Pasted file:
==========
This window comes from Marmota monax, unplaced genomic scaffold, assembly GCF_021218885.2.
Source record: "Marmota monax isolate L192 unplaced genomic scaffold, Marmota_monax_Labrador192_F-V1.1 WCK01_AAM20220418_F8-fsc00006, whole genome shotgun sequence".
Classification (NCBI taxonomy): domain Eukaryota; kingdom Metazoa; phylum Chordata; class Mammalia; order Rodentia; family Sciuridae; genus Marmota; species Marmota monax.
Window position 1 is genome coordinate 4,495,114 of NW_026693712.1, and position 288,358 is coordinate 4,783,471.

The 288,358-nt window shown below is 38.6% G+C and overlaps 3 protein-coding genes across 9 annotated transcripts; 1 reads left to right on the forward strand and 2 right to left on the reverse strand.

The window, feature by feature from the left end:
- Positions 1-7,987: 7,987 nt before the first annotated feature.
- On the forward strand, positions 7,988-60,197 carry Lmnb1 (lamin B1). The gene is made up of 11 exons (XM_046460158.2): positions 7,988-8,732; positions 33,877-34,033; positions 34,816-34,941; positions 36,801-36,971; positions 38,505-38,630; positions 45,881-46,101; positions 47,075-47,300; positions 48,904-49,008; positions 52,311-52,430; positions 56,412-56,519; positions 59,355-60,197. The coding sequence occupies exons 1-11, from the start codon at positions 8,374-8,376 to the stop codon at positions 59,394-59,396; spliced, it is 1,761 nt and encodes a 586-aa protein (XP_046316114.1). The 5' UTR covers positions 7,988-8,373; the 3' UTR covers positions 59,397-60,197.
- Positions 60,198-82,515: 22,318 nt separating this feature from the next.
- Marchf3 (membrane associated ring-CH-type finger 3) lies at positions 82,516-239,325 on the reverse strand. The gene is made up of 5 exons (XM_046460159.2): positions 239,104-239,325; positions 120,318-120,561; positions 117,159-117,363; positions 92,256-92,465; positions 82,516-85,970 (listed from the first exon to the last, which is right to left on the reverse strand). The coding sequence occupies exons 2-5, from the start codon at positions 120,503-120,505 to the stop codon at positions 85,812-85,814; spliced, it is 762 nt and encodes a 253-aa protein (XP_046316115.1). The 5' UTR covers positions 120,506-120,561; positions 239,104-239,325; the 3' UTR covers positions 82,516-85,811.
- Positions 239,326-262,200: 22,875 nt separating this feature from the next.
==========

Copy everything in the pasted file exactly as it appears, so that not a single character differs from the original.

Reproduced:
This window comes from Marmota monax, unplaced genomic scaffold, assembly GCF_021218885.2.
Source record: "Marmota monax isolate L192 unplaced genomic scaffold, Marmota_monax_Labrador192_F-V1.1 WCK01_AAM20220418_F8-fsc00006, whole genome shotgun sequence".
Classification (NCBI taxonomy): domain Eukaryota; kingdom Metazoa; phylum Chordata; class Mammalia; order Rodentia; family Sciuridae; genus Marmota; species Marmota monax.
Window position 1 is genome coordinate 4,495,114 of NW_026693712.1, and position 288,358 is coordinate 4,783,471.

The 288,358-nt window shown below is 38.6% G+C and overlaps 3 protein-coding genes across 9 annotated transcripts; 1 reads left to right on the forward strand and 2 right to left on the reverse strand.

The window, feature by feature from the left end:
- Positions 1-7,987: 7,987 nt before the first annotated feature.
- On the forward strand, positions 7,988-60,197 carry Lmnb1 (lamin B1). The gene is made up of 11 exons (XM_046460158.2): positions 7,988-8,732; positions 33,877-34,033; positions 34,816-34,941; positions 36,801-36,971; positions 38,505-38,630; positions 45,881-46,101; positions 47,075-47,300; positions 48,904-49,008; positions 52,311-52,430; positions 56,412-56,519; positions 59,355-60,197. The coding sequence occupies exons 1-11, from the start codon at positions 8,374-8,376 to the stop codon at positions 59,394-59,396; spliced, it is 1,761 nt and encodes a 586-aa protein (XP_046316114.1). The 5' UTR covers positions 7,988-8,373; the 3' UTR covers positions 59,397-60,197.
- Positions 60,198-82,515: 22,318 nt separating this feature from the next.
- Marchf3 (membrane associated ring-CH-type finger 3) lies at positions 82,516-239,325 on the reverse strand. The gene is made up of 5 exons (XM_046460159.2): positions 239,104-239,325; positions 120,318-120,561; positions 117,159-117,363; positions 92,256-92,465; positions 82,516-85,970 (listed from the first exon to the last, which is right to left on the reverse strand). The coding sequence occupies exons 2-5, from the start codon at positions 120,503-120,505 to the stop codon at positions 85,812-85,814; spliced, it is 762 nt and encodes a 253-aa protein (XP_046316115.1). The 5' UTR covers positions 120,506-120,561; positions 239,104-239,325; the 3' UTR covers positions 82,516-85,811.
- Positions 239,326-262,200: 22,875 nt separating this feature from the next.